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MLA Full: "The Aldol and Claisen Reactions: Crash Course Organic Chemistry #44." YouTube, uploaded by CrashCourse, 26 January 2022,
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Chicago Full: CrashCourse, "The Aldol and Claisen Reactions: Crash Course Organic Chemistry #44.", January 26, 2022, YouTube, 12:35,
Organic chemistry is a great workout for your brain, and to keep its energy up, your brain needs glucose. To maintain blood glucose levels, our bodies go through a process called gluconeogenesis, which involves the important type of organic reaction we’re getting into today: aldol reactions! In this episode of Crash Course Organic Chemistry, we’ll learn what an aldol is, as well as how aldol reactions work and what they do. Plus we’ll learn about a similar reaction, Claisen condensation.

Episode Sources:
Claisen, L., 1887. Ueber die einführung von säureradicalen in ketone. Berichte der deutschen chemischen Gesellschaft, 20(1), pp.655-657.

Series Penicillin References:
Nicolaou, K. C., & Sorensen, E. J. (1996). Classics in total synthesis: targets, strategies, methods. John Wiley & Sons.
Sheehan, J. C. (1982). The enchanted ring: the untold story of penicillin.
Primary literature for Sheehan’s penicillin synthesis: Sheehan, J.C. & Izzo, P.T. J. Am. Chem. Soc. 1948, 70, 1985; Sheehan, J.C. & Izzo, P.T. J. Am. Chem. Soc. 1949, 71, 4059; Sheehan, J.C. & Bose A.K. J. Am. Chem. Soc. 1950, 72, 5158; Sheehan, J.C., Buhle, E.L, Corey E.J., Laubach, G.D. & Ryan J.J. J. Am. Chem. Soc. 1950, 72, 3828; Sheehan, J.C. & Laubach, G.D. J. Am. Chem. Soc. 1951, 73, 4376; Sheehan, J.C. & Hoff, D.R. J. Am. Chem. Soc. 1957, 79, 237; Sheehan, J.C. & Corey E.J. J. Am. Chem. Soc. 1951, 73, 4756

Series Sources:
Brown, W. H., Iverson, B. L., Ansyln, E. V., Foote, C., Organic Chemistry; 8th ed.; Cengage Learning, Boston, 2018.
Bruice, P. Y., Organic Chemistry, 7th ed.; Pearson Education, Inc., United States, 2014.
Clayden, J., Greeves, N., Warren., S., Organic Chemistry, 2nd ed.; Oxford University Press, New York, 2012.
Jones Jr., M.; Fleming, S. A., Organic Chemistry, 5th ed.; W. W. Norton & Company, New York, 2014.
Klein., D., Organic Chemistry; 1st ed.; John Wiley & Sons, United States, 2012.
Louden M., Organic Chemistry; 5th ed.; Roberts and Company Publishers, Colorado, 2009.
McMurry, J., Organic Chemistry, 9th ed.; Cengage Learning, Boston, 2016.
Smith, J. G., Organic chemistry; 6th ed.; McGraw-Hill Education, New York, 2020.
Wade., L. G., Organic Chemistry; 8th ed.; Pearson Education, Inc., United States, 2013.

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CC Kids:

 (00:00) to (02:00)

You can review content from Crash Course Organic Chemistry with the Crash Course App, available now for Android and iOS devices.

Hi! I’m Deboki Chakravarti and welcome to Crash Course Organic Chemistry!

Whew, organic chemistry sure gives your brain a good workout! And glucose is the primary energy source used by our brains.

So without it, we’d be in big, big trouble. Thankfully, our brains can get all the glucose they need through chemistry!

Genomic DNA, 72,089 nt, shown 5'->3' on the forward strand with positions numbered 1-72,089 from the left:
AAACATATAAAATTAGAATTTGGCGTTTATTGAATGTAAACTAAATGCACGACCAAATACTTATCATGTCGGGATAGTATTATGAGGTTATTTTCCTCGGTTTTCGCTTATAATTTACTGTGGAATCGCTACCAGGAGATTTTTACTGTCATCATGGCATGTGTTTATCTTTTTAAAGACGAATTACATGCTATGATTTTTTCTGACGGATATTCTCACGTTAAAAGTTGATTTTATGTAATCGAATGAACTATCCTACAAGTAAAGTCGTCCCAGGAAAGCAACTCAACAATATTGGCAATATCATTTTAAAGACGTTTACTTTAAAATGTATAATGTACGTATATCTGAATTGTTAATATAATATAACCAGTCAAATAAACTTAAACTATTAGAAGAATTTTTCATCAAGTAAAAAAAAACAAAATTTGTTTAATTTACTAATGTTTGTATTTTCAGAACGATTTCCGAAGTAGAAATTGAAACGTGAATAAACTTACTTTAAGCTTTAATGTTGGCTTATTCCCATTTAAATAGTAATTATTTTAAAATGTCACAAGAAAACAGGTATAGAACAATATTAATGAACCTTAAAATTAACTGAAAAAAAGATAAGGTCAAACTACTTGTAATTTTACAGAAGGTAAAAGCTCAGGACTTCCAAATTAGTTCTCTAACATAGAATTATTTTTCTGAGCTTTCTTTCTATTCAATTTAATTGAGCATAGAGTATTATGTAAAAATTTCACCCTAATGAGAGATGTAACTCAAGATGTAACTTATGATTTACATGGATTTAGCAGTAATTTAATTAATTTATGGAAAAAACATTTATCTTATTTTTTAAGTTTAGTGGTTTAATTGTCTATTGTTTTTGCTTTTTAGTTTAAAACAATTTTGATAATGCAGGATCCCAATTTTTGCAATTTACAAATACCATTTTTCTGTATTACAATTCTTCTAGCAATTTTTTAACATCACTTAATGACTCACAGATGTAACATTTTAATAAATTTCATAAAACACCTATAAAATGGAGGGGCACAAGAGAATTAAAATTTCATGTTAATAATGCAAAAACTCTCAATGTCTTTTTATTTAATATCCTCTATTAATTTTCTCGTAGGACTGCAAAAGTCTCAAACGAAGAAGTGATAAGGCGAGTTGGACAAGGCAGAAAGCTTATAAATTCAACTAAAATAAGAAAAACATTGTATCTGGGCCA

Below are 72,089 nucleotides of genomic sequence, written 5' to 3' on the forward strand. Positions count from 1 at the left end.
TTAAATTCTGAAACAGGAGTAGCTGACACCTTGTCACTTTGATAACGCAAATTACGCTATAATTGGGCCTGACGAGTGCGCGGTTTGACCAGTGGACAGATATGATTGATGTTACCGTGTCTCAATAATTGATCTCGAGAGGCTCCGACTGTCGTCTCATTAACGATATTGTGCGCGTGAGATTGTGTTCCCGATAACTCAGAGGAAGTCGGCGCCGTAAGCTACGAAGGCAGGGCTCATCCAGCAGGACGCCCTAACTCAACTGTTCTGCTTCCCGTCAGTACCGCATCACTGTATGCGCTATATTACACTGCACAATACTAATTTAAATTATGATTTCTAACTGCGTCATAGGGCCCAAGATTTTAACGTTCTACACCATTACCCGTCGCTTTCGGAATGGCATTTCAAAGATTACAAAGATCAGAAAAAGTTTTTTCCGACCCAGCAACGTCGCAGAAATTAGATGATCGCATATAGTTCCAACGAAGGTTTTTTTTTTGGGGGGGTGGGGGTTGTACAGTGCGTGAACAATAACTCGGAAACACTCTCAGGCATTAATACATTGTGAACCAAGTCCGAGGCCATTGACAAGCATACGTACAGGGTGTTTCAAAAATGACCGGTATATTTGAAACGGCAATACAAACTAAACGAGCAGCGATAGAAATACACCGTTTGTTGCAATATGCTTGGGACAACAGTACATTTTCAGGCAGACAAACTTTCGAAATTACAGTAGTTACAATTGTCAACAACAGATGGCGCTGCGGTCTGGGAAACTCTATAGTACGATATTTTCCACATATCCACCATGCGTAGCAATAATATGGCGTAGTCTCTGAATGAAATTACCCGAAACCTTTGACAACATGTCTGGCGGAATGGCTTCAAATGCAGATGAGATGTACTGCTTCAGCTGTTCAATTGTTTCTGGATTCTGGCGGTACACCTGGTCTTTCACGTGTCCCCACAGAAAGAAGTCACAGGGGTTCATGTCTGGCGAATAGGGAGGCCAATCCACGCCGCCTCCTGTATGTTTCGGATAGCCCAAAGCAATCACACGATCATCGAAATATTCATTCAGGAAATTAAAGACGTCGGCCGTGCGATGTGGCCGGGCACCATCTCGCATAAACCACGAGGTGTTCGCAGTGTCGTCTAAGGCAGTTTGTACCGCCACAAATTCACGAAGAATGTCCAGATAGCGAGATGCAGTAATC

One particularly important process is called gluconeogenesis, which helps us maintain the necessary levels of blood glucose when we haven’t just eaten a meal.

The whole process of gluconeogenesis is pretty interesting if you're a biochemistry nerd, but a key step that's relevant to this course is an aldol reaction.

In this aldol reaction, an aldehyde and a ketone – with three carbons each – join to make a six-carbon sugar molecule.

So they're forming tasty carbon-carbon bonds! And we'll be exploring more of these kinds of reactions in this episode.

[Theme Music]

An aldol is a ketone or aldehyde with a beta hydroxy group. In other words, it's a molecule with a carbonyl functional group a couple of carbons away from an alcohol group.

Aldols are the product of aldol reactions, which are another way of forming carbon-carbon bonds in organic chemistry.

Essentially, we combine two simpler carbonyl compounds into a bigger molecule. This reaction was discovered independently by the French chemist Charles-Adolphe Wurtz and the Russian chemist and composer Alexander Borodin in the late 1800s.

The "ald" part of the name comes from the fact that the reaction involved two aldehydes (before we figured out ketones could be involved too).

And the "ol" part comes from the alcohol, because the product is a beta-hydroxy carbonyl compound.

As always, we want to understand the mechanisms at work – not just memorize reactions!

Aldol reactions can be acid-catalyzed or base-catalyzed.

 (02:00) to (04:00)

And they begin by converting an aldehyde (or ketone) to an enol in acid, or enolate in base – like we did in episode 43.

Next, the enol or enolate attacks another aldehyde (or ketone) in an aldol addition step. And then, to finish it off, water is removed in a step called – as you might guess – dehydration.

The overall process of two carbonyls coming together with loss of water is called aldol condensation.

In this episode, we're only going to join two identical aldehydes or ketones. It’s possible to join two different carbonyl molecules, but we’re saving that for next time!